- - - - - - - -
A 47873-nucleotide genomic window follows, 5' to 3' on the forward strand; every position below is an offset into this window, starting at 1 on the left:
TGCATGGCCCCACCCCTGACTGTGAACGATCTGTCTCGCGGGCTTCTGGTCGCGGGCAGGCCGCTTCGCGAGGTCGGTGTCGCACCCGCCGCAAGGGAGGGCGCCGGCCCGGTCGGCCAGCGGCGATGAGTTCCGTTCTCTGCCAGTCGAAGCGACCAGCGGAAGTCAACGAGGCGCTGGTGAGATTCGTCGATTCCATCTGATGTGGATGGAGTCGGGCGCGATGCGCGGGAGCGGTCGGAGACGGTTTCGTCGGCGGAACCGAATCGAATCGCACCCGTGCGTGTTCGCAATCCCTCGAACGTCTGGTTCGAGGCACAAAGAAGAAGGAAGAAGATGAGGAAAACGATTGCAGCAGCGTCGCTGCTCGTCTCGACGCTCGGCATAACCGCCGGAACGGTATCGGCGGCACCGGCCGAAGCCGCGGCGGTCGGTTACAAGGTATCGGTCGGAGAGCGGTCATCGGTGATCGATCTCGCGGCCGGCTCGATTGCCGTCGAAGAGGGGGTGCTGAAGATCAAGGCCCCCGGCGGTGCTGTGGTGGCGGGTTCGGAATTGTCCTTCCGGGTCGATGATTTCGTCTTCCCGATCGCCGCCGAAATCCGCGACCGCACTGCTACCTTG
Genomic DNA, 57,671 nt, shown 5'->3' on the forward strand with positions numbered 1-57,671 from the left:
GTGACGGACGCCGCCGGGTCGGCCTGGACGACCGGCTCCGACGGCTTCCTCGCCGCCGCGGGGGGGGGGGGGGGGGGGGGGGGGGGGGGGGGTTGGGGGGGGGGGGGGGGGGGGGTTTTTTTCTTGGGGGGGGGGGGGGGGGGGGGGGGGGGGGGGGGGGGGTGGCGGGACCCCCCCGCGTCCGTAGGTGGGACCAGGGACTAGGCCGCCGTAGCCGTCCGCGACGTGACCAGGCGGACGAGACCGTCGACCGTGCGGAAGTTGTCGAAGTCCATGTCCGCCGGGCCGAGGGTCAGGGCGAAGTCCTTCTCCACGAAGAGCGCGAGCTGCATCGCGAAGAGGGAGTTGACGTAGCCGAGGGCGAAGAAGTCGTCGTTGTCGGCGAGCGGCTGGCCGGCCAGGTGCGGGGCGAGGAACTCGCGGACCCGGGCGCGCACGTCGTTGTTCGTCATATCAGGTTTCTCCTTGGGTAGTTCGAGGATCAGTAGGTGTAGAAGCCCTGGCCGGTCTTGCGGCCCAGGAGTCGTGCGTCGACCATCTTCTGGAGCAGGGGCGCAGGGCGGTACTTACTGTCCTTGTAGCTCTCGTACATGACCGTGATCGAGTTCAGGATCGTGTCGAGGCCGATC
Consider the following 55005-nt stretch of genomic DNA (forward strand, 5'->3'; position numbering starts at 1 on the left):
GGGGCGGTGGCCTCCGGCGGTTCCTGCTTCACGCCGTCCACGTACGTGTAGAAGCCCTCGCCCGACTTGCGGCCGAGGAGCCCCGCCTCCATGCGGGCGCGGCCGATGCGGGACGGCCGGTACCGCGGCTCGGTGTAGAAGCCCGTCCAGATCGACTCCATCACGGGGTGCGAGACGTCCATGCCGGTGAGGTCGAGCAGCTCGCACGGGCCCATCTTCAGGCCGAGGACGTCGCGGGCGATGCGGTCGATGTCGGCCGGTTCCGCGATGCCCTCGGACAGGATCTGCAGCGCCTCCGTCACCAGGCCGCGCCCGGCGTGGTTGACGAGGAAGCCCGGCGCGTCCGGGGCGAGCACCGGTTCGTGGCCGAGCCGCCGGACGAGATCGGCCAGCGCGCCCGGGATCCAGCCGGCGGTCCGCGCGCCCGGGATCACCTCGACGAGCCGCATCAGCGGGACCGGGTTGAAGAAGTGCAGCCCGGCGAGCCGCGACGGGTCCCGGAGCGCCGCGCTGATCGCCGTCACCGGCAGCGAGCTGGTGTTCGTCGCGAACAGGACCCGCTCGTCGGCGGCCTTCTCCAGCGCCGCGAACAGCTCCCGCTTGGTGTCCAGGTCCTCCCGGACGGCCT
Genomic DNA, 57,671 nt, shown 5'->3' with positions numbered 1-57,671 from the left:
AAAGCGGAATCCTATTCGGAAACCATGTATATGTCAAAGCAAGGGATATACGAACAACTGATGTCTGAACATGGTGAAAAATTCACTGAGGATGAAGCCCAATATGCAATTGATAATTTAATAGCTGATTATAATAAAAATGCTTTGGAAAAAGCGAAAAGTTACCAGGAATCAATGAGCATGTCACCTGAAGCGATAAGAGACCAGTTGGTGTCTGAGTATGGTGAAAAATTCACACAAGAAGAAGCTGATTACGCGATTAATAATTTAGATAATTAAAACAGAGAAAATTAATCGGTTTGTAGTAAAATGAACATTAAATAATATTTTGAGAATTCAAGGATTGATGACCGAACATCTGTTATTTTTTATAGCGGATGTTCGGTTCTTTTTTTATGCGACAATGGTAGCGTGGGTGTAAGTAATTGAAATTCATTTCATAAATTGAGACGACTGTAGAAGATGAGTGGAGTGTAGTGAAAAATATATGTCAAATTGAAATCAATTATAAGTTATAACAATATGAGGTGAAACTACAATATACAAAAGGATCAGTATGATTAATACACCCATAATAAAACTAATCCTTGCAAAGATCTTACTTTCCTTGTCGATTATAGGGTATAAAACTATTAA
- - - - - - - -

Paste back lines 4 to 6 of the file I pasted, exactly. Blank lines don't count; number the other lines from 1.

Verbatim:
GTGACGGACGCCGCCGGGTCGGCCTGGACGACCGGCTCCGACGGCTTCCTCGCCGCCGCGGGGGGGGGGGGGGGGGGGGGGGGGGGGGGGGGTTGGGGGGGGGGGGGGGGGGGGGTTTTTTTCTTGGGGGGGGGGGGGGGGGGGGGGGGGGGGGGGGGGGGGTGGCGGGACCCCCCCGCGTCCGTAGGTGGGACCAGGGACTAGGCCGCCGTAGCCGTCCGCGACGTGACCAGGCGGACGAGACCGTCGACCGTGCGGAAGTTGTCGAAGTCCATGTCCGCCGGGCCGAGGGTCAGGGCGAAGTCCTTCTCCACGAAGAGCGCGAGCTGCATCGCGAAGAGGGAGTTGACGTAGCCGAGGGCGAAGAAGTCGTCGTTGTCGGCGAGCGGCTGGCCGGCCAGGTGCGGGGCGAGGAACTCGCGGACCCGGGCGCGCACGTCGTTGTTCGTCATATCAGGTTTCTCCTTGGGTAGTTCGAGGATCAGTAGGTGTAGAAGCCCTGGCCGGTCTTGCGGCCCAGGAGTCGTGCGTCGACCATCTTCTGGAGCAGGGGCGCAGGGCGGTACTTACTGTCCTTGTAGCTCTCGTACATGACCGTGATCGAGTTCAGGATCGTGTCGAGGCCGATC
Consider the following 55005-nt stretch of genomic DNA (forward strand, 5'->3'; position numbering starts at 1 on the left):
GGGGCGGTGGCCTCCGGCGGTTCCTGCTTCACGCCGTCCACGTACGTGTAGAAGCCCTCGCCCGACTTGCGGCCGAGGAGCCCCGCCTCCATGCGGGCGCGGCCGATGCGGGACGGCCGGTACCGCGGCTCGGTGTAGAAGCCCGTCCAGATCGACTCCATCACGGGGTGCGAGACGTCCATGCCGGTGAGGTCGAGCAGCTCGCACGGGCCCATCTTCAGGCCGAGGACGTCGCGGGCGATGCGGTCGATGTCGGCCGGTTCCGCGATGCCCTCGGACAGGATCTGCAGCGCCTCCGTCACCAGGCCGCGCCCGGCGTGGTTGACGAGGAAGCCCGGCGCGTCCGGGGCGAGCACCGGTTCGTGGCCGAGCCGCCGGACGAGATCGGCCAGCGCGCCCGGGATCCAGCCGGCGGTCCGCGCGCCCGGGATCACCTCGACGAGCCGCATCAGCGGGACCGGGTTGAAGAAGTGCAGCCCGGCGAGCCGCGACGGGTCCCGGAGCGCCGCGCTGATCGCCGTCACCGGCAGCGAGCTGGTGTTCGTCGCGAACAGGACCCGCTCGTCGGCGGCCTTCTCCAGCGCCGCGAACAGCTCCCGCTTGGTGTCCAGGTCCTCCCGGACGGCCT